Imagine you've just completed a really tough half marathon. You're elated, relieved, and proud of your accomplishment. You vow to yourself that you'll never run such a long race again.
A few weeks later, you find yourself struggling to even make it through a 5k. What happened?
The answer is simple: you lost consistency.
Finding and maintaining consistency is one of the biggest challenges runners face. It's also one of the most important aspects of running if you want to achieve your goals. In this article, we'll explore the secret of consistency and how to achieve it in your running.
Before we talk about the importance of consistency, let's first take a look at what we mean by the term. In running, consistency is often defined as doing the same thing, day in and day out. In terms of mileage, for instance, it would mean running the same distance or pace each time you lace up your shoes.
But there's more to consistency than just showing up day after day. It also means being willing to make small adjustments when necessary so you can stay on track with your goals. Maybe you had to miss a few runs last week due to illness or work commitments. Rather than abandoning your training programme altogether, you make up that mileage later in the week—or even extend your programme by a few days to ensure you don't fall too far behind.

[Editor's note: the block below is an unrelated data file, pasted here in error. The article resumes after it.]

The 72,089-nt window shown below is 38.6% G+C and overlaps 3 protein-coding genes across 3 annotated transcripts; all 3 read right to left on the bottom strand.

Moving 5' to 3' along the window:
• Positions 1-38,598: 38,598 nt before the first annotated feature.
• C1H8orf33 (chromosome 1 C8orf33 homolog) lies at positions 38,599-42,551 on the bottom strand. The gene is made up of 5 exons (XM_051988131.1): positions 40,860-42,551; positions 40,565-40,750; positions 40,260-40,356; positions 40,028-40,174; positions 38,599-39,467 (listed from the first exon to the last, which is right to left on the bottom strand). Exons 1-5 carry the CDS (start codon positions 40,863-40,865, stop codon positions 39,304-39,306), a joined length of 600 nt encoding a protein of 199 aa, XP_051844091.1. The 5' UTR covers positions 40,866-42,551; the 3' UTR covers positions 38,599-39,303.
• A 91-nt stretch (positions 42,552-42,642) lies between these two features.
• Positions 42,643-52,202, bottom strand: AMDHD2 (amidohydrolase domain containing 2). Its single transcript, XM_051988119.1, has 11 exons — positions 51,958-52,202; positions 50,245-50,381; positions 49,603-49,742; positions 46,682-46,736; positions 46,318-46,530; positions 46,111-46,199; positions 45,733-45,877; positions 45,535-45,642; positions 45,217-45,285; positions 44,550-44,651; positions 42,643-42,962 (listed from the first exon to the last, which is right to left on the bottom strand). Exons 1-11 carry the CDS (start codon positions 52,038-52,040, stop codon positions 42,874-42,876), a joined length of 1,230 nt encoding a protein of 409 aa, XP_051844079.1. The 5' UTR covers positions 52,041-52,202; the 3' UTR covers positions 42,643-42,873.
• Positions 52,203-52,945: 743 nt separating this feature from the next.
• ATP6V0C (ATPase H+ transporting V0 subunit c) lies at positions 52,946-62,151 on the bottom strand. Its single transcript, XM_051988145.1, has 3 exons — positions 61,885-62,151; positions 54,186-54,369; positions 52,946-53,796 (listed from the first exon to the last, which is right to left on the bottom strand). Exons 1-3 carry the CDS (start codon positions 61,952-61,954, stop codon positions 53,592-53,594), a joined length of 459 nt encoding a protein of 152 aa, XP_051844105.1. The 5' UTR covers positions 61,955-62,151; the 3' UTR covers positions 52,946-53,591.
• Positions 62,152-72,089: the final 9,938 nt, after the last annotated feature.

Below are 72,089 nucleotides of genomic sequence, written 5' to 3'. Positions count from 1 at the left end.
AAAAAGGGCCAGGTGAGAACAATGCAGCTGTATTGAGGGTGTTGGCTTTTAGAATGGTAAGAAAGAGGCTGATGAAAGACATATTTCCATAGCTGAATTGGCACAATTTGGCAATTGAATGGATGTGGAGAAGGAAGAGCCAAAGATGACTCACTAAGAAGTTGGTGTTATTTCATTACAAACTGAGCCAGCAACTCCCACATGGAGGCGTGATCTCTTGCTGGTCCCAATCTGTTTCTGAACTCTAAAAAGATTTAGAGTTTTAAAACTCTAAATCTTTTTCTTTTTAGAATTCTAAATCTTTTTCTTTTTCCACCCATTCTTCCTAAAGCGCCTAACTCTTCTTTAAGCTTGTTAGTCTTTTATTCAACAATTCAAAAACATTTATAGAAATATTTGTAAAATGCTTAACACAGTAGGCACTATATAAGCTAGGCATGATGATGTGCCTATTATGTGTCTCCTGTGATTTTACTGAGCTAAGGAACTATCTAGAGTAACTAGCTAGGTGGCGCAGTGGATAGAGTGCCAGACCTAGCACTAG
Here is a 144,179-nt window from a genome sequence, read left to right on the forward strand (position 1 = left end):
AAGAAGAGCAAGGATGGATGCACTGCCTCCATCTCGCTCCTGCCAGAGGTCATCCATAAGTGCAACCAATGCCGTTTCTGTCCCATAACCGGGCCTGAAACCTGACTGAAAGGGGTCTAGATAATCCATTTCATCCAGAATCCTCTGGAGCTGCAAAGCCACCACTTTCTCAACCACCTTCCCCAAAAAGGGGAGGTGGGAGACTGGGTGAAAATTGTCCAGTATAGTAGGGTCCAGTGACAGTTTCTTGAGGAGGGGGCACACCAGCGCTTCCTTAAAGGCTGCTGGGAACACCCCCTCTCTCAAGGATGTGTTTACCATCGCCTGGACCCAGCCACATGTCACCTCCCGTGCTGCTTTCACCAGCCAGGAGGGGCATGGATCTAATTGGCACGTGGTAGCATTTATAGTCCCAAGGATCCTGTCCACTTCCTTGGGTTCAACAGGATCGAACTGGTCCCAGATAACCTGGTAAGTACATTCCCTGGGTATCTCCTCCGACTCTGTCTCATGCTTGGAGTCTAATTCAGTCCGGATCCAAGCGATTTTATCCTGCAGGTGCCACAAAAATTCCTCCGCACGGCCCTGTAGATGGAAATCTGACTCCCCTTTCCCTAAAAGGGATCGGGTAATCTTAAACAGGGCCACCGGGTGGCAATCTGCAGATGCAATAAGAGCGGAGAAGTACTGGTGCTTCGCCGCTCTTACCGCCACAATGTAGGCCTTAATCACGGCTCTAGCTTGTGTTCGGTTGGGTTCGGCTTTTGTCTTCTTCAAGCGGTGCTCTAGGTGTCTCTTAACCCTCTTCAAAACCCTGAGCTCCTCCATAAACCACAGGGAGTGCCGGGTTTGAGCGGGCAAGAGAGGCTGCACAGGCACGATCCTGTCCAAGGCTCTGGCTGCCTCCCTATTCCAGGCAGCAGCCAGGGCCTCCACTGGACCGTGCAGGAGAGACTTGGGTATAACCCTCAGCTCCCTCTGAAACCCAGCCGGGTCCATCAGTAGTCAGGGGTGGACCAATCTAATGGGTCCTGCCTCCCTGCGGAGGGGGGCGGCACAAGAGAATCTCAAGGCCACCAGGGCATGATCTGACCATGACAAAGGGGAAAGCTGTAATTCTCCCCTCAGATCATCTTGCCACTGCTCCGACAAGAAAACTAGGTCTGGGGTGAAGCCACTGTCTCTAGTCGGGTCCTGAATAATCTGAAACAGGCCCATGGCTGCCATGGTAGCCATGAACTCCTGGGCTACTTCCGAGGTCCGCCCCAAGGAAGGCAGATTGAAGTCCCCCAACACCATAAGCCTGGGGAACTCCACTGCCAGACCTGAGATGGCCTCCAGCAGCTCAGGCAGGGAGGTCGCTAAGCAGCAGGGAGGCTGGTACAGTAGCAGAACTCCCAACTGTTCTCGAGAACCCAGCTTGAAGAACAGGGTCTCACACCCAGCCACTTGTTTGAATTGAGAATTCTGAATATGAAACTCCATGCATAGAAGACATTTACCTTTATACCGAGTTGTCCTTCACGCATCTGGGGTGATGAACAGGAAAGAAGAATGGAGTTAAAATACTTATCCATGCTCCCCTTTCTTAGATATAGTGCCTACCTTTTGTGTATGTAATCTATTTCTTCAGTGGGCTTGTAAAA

Being consistent doesn't mean things will always go according to plan. There will be times when things don't go as expected and you'll have to adjust on the fly. But if you have a solid foundation of consistency, you'll be better equipped to handle these challenges and stay on course.
Creating a training plan is essential to becoming a consistent runner.
When you have specific goals mapped out, you're more likely to achieve them. You'll also have a roadmap to follow, which will help to keep you on track. Your training plan doesn't need to be overly complicated—just make sure that it includes the following:
-The type of running you want to do (steady-state, interval, tempo run, etc.)
-A weekly mileage goal
-A goal for each run type
-Rest days and/or cross-training days
If you're just starting out, your training plan can be as simple as running three times a week. As you get more comfortable running and want to push yourself harder, you can add in more difficult run types and increase your mileage. Just make sure that you're always listening to your body and adapting your plan accordingly.
When you're consistent with your running, you're actually giving your body the time it needs to recover and improve. Think about it this way: if you're always pushing yourself to run just a little bit further or just a little bit faster, your body never gets the chance to adapt and improve.
In fact, even if you're not seeing results in terms of speed or distance yet, that doesn't mean you're not getting stronger. Consistency is the key to unlocking your potential as a runner. So keep at it, and don't give up – you'll be surprised at how far you can go.
In order to understand how important sleep is to maintaining consistency in your running, you first have to understand how sleep works.